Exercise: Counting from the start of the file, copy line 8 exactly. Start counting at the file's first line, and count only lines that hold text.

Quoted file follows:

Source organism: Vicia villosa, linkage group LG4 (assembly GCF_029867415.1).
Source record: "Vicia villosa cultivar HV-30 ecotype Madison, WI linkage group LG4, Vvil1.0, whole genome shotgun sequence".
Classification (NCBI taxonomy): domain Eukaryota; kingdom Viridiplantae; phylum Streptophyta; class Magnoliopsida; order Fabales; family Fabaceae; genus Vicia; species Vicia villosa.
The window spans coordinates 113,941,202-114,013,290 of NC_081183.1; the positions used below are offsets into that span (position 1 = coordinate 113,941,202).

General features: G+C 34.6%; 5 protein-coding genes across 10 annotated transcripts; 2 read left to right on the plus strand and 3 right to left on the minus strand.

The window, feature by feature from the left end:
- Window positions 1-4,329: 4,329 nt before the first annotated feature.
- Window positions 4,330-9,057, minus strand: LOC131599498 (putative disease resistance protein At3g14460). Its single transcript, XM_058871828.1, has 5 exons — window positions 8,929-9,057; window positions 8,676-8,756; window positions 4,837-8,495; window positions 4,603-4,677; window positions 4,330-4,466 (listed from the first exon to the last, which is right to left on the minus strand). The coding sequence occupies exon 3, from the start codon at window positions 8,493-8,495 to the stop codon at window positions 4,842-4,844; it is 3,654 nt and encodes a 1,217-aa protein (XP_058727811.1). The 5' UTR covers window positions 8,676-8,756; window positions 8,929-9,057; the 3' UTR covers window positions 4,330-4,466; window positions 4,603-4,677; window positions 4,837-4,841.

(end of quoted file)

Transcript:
- Window positions 4,330-9,057, minus strand: LOC131599498 (putative disease resistance protein At3g14460). Its single transcript, XM_058871828.1, has 5 exons — window positions 8,929-9,057; window positions 8,676-8,756; window positions 4,837-8,495; window positions 4,603-4,677; window positions 4,330-4,466 (listed from the first exon to the last, which is right to left on the minus strand). The coding sequence occupies exon 3, from the start codon at window positions 8,493-8,495 to the stop codon at window positions 4,842-4,844; it is 3,654 nt and encodes a 1,217-aa protein (XP_058727811.1). The 5' UTR covers window positions 8,676-8,756; window positions 8,929-9,057; the 3' UTR covers window positions 4,330-4,466; window positions 4,603-4,677; window positions 4,837-4,841.